Early earthquake warnings? There's an app for that
For many of us, smartphones have become the primary tool for organizing our lives. Scientists at the U.S. Geological Survey are working to turn them into tools for not just organizing but saving lives.
Specifically, USGS geophysicists are developing earthquake early-warning systems that can grab data from smartphones and pass along alerts to those in the path of earthquake shockwaves.
According to USGS geophysicist Sarah Minson, the idea for smartphone crowdsourcing came out of the service's work on the ShakeAlert early-warning system that is being deployed on the West Coast using seismic instruments.
"It was really pretty spontaneous," she said. One team member suggested using consumer GPS to supplement the data from USGS's scientific instruments. "People hadn't looked really looked at consumer GPS before, probably because the accuracy in terms of your location of GPS in your phone is really quite terrible. But its ability to sense your change in position from point A to point B is really quite good."
In fact, the team determined that the GPS available in smartphones is capable of detecting earthquakes with a magnitude of 7 or greater. Using specific software, a smartphone can transmit an earthquake’s detected location and magnitude to the USGS, which can then send alerts to others in the path of the shock waves.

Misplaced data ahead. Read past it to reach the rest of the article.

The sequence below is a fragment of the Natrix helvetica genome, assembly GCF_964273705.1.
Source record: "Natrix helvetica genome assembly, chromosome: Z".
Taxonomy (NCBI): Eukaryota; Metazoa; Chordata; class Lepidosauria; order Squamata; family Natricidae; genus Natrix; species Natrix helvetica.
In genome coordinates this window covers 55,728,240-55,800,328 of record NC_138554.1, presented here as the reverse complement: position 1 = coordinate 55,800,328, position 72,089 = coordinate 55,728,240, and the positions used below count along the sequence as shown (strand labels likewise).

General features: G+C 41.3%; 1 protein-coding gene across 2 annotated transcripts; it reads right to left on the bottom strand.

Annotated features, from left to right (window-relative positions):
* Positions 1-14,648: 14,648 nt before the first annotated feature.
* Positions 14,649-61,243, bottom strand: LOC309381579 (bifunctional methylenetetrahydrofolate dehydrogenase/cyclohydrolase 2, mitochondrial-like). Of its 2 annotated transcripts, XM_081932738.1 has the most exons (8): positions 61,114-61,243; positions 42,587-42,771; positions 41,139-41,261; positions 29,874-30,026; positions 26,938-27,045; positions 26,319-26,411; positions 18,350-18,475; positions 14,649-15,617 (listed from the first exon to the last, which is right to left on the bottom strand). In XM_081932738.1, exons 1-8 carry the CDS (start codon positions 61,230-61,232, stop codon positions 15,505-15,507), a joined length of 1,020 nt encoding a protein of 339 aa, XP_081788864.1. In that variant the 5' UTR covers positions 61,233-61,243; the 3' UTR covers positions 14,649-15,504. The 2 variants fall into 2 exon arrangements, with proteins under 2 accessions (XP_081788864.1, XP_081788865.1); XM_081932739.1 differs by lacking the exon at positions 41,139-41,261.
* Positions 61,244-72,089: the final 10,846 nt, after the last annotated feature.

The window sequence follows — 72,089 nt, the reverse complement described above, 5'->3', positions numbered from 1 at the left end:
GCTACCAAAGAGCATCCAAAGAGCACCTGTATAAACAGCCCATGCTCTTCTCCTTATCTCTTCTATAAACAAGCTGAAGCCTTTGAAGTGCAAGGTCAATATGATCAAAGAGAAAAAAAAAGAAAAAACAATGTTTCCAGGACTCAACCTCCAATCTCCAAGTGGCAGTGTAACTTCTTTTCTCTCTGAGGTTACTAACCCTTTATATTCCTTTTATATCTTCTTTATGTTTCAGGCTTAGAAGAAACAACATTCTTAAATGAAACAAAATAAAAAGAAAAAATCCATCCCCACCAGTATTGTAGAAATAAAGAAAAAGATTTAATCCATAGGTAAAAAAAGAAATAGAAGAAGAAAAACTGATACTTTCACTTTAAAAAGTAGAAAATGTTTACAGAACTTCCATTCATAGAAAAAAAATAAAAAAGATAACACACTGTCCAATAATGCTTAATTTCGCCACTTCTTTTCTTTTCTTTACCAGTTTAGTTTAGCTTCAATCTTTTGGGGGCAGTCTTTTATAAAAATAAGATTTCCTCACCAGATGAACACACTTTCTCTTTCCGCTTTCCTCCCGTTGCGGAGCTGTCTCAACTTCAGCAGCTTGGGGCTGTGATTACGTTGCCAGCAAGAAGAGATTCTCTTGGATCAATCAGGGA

"You can transmit information at the speed of light," Minson explained. "The damaging secondary waves – S waves – travel about 3.5 kilometers per second. That's fast but not as fast as the speed of light."
While the warning may reach people only seconds in advance of the earthquake, those seconds can be critical. "If you get a warning you can get under your desk and hold on," she said. "A few seconds is also long enough to do stop doing something you don't want to be doing during an earthquake, such as a doctor operating on a patient."
While Minson's team has proved the viability of using smartphones in an early-warning system – and published the results of their study in the April 10 edition of the new AAAS journal Science Advances – there are currently some practical limitations. First, of course, is that earthquakes with a magnitude of less than 7 can't be accurately detected using the current accuracy of GPS in consumer smartphones.
As a result, Minson said, "in the United States, the system would be at most a supplement, augmenting the early warning system that we are building with scientific instruments." But she notes that many areas of the world have no early-warning system at all, so even the limited sensitivity of smartphones can provide a critical advantage.
Another hurdle is that consumer smartphones currently don't allow direct access to GPS data. "The hardware in the phone is great, but the OS usually doesn't let you actually access that data," Minson said. Accordingly, smartphone manufacturers will have to cooperate before volunteers’ smartphones could be looped into a crowdsourced early-warning system.
In the meantime, the USGS team just received funding from U.S. Agency for International Development for a one-year project to develop a smartphone-based earthquake early-warning system in Chile. According to Minson, this project will not be using crowdsourced data. "These will be phones that we own and dedicate full-time to early warning," she said. "But it will give us an opportunity go through the exercise, providing the software for the phone, pulling acceleration data off the phone, pulling GPS data off the phone and bring the data back for analysis."
Posted by Patrick Marshall on Apr 21, 2015 at 2:07 PM